Our first look at the Pershing P 5X. It takes only one look at the profile of the P 5X to know it’s a Pershing; sporty lines, racy, raked windshield, and space for seven adults to sunbathe, yes this boat fits nicely into the Italian builder’s stable of performance boats.
Power & Motoryacht's Boat Test of the Pershing 70.
You already know that a Pershing 70 is going to be a showstopper. But what you might not realize is that this boat is as smart as she is pretty. See what we mean here.
Power & Motoryacht's Boat Test of the Pershing 62.
Alan Harper recently tested the Pershing 62 in the Baie de Cannes. The boat impressed with high speeds and eminent onboard luxury. But what really stood out was the boat’s nimble maneuverability, something that anyone interested in high-performance can appreciate.
Boat Test: Pershing 82Meet the latest from Pershing Yachts: the 82. She moves the water at better than 46 knots by her ZF SeaRex surface drives, and wraps you and your guests in sleek design. Learn all about her here.
Hot on the heels of the company’s successful 80 model, Pershing’s newest launch, the slightly elongated 82, looks to push all the boundaries of what a large sport yacht can do. Aggressively raked lines create a profile that leaves little doubt as to the 82’s main purpose: to be the sexiest, sleekest boat on the water.
Like A Rocket
Pershing lives up to its name with a yacht that flies across the water with guided-missile speed.
Pershings seem to defy the laws of physics. It is normal for one to assume that as things get bigger they also get slower, but no one seems to have told them that. Look back on the Pershings we have tested over the years, ranging from 62 to 115 feet, and
The fuel berth in Palma, Mallorca, seemed unusually popular considering the recent rocketing price of oil. Sailboats drifted about, patiently awaiting their turn. Three or four motoryachts circled warily, their captains tweaking the throttles and burning out their bow thrusters in an effort to keep station in the afternoon breeze—alert to the imagined danger of some impertinent fishing boat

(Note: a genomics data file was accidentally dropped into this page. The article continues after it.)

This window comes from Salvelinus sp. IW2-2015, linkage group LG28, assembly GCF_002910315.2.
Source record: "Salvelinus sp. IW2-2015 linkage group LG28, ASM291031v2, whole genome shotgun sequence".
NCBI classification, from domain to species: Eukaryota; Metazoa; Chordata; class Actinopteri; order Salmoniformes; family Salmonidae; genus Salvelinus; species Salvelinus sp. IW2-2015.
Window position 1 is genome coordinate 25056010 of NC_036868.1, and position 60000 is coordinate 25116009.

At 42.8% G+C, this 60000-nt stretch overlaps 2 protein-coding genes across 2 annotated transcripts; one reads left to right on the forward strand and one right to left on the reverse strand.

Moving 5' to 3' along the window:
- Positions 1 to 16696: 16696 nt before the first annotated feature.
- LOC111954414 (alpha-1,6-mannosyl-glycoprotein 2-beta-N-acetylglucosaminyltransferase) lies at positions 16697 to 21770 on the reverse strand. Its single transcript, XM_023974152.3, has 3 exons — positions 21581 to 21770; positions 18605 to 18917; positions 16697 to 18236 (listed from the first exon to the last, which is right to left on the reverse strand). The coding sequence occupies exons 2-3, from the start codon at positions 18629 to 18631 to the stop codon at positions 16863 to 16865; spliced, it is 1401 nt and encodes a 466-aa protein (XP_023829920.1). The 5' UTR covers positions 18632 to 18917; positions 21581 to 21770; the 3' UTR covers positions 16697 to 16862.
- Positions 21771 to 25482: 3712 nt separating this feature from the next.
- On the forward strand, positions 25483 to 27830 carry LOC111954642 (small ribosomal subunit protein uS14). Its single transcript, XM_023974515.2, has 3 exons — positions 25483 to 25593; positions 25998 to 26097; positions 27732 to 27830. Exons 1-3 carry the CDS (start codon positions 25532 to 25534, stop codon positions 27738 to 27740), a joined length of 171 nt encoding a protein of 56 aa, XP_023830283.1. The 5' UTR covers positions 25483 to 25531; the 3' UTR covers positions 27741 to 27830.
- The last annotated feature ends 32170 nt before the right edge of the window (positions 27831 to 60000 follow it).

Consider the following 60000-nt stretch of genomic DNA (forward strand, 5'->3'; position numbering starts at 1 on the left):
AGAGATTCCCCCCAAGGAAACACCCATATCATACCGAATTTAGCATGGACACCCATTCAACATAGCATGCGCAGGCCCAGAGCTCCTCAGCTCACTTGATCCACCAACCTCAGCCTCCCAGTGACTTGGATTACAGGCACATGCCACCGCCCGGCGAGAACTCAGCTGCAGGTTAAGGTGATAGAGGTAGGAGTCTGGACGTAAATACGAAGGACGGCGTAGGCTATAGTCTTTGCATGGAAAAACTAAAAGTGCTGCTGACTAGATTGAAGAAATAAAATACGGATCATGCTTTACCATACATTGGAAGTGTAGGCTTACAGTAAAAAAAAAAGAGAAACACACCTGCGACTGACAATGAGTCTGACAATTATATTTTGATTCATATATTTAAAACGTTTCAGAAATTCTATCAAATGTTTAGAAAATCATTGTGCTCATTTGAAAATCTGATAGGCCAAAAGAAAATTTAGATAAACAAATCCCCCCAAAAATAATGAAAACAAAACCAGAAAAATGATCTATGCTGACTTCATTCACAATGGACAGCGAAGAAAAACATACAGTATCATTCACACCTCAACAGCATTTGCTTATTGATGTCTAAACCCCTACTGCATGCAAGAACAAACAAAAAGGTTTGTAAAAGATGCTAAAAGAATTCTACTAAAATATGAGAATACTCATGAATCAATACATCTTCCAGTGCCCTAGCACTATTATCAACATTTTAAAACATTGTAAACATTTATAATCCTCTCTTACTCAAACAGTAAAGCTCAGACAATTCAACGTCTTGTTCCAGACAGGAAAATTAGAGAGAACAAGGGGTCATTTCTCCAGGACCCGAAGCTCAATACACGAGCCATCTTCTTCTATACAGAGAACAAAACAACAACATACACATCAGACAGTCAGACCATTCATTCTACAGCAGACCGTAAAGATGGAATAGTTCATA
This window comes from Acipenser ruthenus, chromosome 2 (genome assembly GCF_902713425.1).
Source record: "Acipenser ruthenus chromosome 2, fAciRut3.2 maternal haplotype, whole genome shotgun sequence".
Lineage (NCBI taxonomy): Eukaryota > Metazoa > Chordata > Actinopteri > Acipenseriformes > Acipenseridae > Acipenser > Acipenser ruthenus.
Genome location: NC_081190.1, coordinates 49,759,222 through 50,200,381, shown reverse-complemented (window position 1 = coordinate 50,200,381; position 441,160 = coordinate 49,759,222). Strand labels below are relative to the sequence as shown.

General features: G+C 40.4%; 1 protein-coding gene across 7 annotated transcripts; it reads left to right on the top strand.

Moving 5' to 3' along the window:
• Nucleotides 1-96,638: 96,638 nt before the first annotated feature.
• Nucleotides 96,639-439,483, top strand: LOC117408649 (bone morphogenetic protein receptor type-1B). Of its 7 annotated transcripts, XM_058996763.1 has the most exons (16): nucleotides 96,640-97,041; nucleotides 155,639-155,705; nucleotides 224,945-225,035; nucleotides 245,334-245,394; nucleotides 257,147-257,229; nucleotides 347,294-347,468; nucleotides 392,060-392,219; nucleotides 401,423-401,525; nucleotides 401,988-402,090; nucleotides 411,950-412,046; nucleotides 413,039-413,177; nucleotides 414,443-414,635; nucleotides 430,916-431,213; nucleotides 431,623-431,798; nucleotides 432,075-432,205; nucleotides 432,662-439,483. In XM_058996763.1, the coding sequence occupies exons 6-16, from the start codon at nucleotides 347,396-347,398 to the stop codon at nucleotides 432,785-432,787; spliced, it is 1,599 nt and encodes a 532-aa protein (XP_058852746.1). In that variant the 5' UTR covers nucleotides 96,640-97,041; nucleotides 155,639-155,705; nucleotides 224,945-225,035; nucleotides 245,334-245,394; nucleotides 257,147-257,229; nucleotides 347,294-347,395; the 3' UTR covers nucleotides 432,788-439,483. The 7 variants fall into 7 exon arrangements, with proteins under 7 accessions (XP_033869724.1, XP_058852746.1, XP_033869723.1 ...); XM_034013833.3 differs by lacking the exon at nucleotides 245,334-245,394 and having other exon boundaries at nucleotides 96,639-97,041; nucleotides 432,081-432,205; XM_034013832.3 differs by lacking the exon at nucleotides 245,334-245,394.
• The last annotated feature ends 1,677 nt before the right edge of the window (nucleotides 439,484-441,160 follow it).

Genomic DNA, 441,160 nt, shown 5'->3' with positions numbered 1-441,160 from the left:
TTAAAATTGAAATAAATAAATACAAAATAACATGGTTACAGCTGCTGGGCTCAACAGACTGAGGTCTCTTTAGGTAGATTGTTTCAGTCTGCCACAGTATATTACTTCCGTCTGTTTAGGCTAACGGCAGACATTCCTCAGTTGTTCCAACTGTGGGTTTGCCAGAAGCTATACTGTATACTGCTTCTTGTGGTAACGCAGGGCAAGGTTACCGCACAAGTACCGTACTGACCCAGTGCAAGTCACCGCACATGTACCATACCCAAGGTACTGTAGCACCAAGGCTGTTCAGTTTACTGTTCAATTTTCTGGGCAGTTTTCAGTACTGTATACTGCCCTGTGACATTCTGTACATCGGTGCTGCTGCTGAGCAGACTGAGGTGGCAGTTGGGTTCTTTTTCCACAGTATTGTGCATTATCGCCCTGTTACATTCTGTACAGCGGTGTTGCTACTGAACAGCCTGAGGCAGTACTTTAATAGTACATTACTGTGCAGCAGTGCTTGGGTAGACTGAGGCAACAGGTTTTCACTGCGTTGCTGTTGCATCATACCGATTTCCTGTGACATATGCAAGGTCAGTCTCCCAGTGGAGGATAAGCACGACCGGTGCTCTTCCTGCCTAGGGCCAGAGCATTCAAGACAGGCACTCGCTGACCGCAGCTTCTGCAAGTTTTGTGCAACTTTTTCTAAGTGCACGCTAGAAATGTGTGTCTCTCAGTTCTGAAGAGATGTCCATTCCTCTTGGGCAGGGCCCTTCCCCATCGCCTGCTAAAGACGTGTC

The first Pershing I ever drove was the 88. She was big and fast and looked like she'd been designed by George Lucas' props department. But the thing most people remember about her was that she was silver. The only silver rockets any of us had seen before were at Kennedy Space Center.
What I remember most
More than a decade ago at one of my first boat shows in South Florida, I ran into a photographer who was fond of boasting about his latest trips. He’d say things like, “Oh, I just took a little trip over to such-and-such,” name-dropping some
On Saturday afternoon at last February's Miami International Boat Show, amid the dozens of launches and parties I was obligated to attend, I was having lunch at an oceanside bistro when a commotion erupted nearby. Two couples were standing, bickering, and pointing towards the ocean. It seemed they couldn't agree on what kind of boat was racing across the horizon. My curiosity was piqued, but
Some years ago I wrote a piece for a British magazine about a Royal Navy frigate. A state-of-the-art anti-submarine warship, she displaced around 4,800 tons and carried me from the naval base at Portland down the coast to Plymouth, England, at 30 knots, thanks to two Rolls-Royce Olympus gas turbines. Mischievously, as we anchored in the sound in the gathering dusk, I asked the engineering officer
They named the company after the missile, not the general, and you can see why. In more than 20 years there hasn’t been a Pershing motoryacht that wasn’t fast, sleek, and powerful, and the 62 upholds this tradition. Sometimes, the marine equivalent of a tactical nuclear weapon is the best tool for the job.
It was on a late-September morning at around 1500 rpm that this analogy somehow
Be careful what you wish for. This timeless adage struck me as I recalled the remark I had made a few days earlier, when Shannon McCoy, marketing director for MarineMax, asked me what the plan was for testing the new Pershing 50. Ignoring the apparent contradiction in my reply, I said, “Let’s try to find some decent-size waves so we can see how she handles a seaway and some flat-calm water to do
I’d just finished testing the Pershing 76 and was walking down the dock at Miami’s Bayside Marina when I was approached by a couple who’d just stepped off a rather boxy-looking 50-some-foot motoryacht. Noticing the Power & Motoryacht logo on my shirt, they introduced themselves as long-time subscribers. We exchanged pleasantries about the weather, the marina, and their boat, and then the
Power & Motoryacht's boat test of the Pershing 52
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